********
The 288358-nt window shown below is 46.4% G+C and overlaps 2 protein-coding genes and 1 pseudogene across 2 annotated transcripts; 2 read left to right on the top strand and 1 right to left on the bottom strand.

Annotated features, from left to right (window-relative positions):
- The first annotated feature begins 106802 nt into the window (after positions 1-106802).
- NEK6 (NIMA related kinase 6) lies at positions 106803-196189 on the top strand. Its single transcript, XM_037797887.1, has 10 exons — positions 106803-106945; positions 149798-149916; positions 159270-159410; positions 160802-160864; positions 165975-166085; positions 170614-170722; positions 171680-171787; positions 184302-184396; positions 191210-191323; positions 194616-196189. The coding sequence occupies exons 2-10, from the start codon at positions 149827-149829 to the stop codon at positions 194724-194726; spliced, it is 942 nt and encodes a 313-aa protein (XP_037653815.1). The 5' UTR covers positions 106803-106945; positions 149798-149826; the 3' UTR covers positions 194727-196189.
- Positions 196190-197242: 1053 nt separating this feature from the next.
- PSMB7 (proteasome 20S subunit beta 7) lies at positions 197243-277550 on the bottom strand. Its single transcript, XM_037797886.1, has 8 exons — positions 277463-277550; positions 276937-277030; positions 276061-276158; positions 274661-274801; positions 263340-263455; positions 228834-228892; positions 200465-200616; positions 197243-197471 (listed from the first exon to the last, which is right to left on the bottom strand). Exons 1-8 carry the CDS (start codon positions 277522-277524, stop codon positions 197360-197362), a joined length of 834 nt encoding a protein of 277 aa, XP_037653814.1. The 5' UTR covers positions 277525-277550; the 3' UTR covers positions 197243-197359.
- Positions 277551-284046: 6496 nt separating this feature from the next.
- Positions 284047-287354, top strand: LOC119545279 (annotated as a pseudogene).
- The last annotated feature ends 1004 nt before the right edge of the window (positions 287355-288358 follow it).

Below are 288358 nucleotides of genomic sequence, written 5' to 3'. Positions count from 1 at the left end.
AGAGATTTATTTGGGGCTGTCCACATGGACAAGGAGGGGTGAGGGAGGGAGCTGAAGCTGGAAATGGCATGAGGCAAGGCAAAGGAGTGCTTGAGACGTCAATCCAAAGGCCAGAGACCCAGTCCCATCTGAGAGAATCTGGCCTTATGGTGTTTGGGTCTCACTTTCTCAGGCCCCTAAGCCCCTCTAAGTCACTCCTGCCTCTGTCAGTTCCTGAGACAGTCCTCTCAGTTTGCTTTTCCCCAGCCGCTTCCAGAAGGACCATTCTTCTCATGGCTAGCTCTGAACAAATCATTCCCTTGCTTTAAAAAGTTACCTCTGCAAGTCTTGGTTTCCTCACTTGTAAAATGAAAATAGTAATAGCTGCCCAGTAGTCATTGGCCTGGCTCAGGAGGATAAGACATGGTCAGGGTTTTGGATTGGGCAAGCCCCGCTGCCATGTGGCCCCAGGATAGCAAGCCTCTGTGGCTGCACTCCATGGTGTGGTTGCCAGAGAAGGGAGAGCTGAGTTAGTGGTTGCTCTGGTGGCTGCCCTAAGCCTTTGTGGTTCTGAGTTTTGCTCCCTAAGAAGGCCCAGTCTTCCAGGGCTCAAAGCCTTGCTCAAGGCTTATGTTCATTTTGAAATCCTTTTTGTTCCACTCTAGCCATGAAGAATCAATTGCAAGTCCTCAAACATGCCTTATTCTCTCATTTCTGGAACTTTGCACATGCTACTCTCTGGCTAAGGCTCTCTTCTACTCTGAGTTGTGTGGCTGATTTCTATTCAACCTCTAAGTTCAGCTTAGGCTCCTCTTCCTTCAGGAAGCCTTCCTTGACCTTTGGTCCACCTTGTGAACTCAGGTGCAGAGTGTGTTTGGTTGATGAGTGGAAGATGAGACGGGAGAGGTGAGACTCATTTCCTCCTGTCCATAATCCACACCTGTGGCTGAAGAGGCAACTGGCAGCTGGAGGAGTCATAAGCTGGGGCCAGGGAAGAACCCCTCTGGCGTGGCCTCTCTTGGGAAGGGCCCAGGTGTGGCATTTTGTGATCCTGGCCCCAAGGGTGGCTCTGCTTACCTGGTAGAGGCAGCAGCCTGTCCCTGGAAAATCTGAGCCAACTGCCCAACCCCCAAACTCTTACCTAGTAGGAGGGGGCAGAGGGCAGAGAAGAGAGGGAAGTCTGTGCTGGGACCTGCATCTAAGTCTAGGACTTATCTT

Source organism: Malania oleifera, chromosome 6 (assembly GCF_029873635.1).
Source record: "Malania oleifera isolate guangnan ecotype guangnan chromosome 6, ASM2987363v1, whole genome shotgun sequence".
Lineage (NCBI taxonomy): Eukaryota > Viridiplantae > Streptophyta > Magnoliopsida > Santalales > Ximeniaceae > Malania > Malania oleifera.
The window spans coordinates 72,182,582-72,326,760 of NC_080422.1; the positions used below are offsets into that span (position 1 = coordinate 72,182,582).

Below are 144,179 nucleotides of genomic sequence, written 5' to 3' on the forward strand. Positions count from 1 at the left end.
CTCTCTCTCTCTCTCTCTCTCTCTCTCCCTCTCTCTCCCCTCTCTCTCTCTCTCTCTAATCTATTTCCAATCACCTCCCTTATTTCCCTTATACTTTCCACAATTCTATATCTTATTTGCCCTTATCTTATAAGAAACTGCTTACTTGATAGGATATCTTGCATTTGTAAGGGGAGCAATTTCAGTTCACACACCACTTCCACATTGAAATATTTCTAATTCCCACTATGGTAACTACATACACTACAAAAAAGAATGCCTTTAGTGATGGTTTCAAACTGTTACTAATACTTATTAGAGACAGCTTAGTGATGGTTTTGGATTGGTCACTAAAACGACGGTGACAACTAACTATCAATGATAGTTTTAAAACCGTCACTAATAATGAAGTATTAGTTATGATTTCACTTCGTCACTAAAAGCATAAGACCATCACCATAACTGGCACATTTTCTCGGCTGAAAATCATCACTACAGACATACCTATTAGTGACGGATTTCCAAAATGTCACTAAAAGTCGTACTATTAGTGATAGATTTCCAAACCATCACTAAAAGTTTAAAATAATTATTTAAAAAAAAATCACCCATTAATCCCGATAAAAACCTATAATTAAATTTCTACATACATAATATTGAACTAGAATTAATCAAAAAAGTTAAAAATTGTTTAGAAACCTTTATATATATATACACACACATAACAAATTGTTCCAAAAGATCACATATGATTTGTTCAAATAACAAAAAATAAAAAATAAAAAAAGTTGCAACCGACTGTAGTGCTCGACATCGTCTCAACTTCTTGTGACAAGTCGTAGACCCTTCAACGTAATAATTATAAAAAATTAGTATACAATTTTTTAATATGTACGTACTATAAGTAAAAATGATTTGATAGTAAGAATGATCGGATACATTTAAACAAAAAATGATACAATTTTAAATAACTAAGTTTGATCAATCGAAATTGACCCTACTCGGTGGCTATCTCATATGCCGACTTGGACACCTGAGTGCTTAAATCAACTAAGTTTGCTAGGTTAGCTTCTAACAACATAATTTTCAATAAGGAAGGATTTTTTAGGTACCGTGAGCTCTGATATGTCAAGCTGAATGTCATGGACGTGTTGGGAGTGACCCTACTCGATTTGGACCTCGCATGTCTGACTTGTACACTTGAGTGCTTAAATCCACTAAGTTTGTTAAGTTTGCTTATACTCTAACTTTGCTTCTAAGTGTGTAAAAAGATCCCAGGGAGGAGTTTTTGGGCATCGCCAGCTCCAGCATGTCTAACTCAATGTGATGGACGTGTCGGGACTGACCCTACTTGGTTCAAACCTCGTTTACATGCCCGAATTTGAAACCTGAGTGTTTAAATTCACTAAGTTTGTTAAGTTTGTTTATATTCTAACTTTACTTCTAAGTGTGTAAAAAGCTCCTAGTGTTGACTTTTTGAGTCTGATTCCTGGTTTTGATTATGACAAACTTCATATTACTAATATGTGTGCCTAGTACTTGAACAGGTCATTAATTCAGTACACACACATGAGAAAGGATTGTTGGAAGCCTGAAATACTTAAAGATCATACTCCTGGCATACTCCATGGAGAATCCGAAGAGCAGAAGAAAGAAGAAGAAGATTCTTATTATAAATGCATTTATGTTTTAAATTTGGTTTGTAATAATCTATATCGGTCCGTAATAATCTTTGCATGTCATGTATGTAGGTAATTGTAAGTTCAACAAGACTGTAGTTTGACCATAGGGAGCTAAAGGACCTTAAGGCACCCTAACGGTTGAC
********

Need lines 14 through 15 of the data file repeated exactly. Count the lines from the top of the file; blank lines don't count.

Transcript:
Lineage (NCBI taxonomy): Eukaryota > Viridiplantae > Streptophyta > Magnoliopsida > Santalales > Ximeniaceae > Malania > Malania oleifera.
The window spans coordinates 72,182,582-72,326,760 of NC_080422.1; the positions used below are offsets into that span (position 1 = coordinate 72,182,582).